The recruitment of armies in the early middle ages: what can we know?

The recruitment of armies in the early middle ages: what can we know?

By Timothy Reuter

Military Aspects of Scandinavian Society in a European Perspective, Ad 1-1300: Papers from an International Research Seminar at the Danish Museum, Copenhagen, 2-4 May 1996, edited by Anne Norgard Jorgensen and Birthe L. Clausen (Copenhagen, 1997)

Introduction: The study of medieval warfare has probably both benefitted and suffered from the lengthy peace which the OECD countries at least have enjoyed since the second world war. Historians of my generation have not only rarely heard a shot fired in anger, they have seldom had contact with those who have. This may perhaps have freed them from certain kinds of subject-specific concerns: just as historians of monasticism from within the monastic orders are inclined to posit a set of timeless monastic values with which all true monasticism of whatever period conforms, so military historians are prey to the assumption that there is a certain timelessness to warfare. But the price of freedom fro such preconceptions has undoubtedly been that most medievalists — and I include myself here — no longer have the practical experience which might on occasion save them from talking nonsense about military matters.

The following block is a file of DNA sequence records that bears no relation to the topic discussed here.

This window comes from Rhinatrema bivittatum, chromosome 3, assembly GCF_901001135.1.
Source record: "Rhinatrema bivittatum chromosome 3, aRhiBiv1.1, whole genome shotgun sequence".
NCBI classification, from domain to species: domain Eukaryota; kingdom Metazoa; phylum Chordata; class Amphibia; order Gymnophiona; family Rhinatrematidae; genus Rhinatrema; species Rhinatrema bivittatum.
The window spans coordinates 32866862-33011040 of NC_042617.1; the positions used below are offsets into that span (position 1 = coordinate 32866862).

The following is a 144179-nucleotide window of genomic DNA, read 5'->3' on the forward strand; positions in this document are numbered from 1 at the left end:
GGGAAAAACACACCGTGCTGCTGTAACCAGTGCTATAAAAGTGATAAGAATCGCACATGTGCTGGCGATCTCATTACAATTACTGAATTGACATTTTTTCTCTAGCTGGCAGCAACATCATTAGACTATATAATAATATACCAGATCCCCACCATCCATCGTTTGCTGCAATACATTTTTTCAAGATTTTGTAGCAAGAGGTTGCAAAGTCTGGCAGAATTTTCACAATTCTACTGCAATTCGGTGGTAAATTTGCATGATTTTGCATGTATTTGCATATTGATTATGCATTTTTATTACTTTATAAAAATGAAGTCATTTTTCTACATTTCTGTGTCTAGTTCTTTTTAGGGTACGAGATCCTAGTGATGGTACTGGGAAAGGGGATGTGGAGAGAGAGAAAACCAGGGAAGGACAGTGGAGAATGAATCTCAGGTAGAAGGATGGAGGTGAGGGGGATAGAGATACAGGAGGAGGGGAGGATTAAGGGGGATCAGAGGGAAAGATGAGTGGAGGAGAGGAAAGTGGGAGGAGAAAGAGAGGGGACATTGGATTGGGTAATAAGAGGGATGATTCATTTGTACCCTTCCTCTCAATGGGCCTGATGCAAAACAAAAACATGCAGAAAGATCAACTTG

Discussions of recruitment and the composition of armies have been affected not so much by developments in military history as by a different set of prevailing trends in medievalists’ interests: ‘constitutional history’, which two generations ago lay at the core of our subject as most of us conceived it, is no longer studied so intensively as it once was. The recruitment and composition of armies has traditionally been at least as much a concern of constitutional as of military historians, because of its links with things like ‘feudalism’ and the powers of rulers over their ‘subjects’. This should be borne in mind when considering what follows. What I intend to do is to look at the different ways in which armed forces could be put together in Europe in the late Merovingian, Carolingian and post-Carolingian eras, and then to go on to the much trickier question of how far we can tell how any particular army was put together on specific occasions. As you will see, I shall be arguing that we know quite a bit about how armies could be assembled, but that we need to show a considerable degree of scepticism when considering how any specific army was assembled. The potential sources of military manpower fall into four main categories: households, mercenaries, followings, and conscripts. They overlap in practice, but the categories are convenient nevertheless. In the first part of my paper I propose to discuss these four groups in turn; in the second, I shall turn to the question of numbers and relative importance, and their implications for the composition of armies. I shall not be talking about fortifications and garrisons, for reasons of time.

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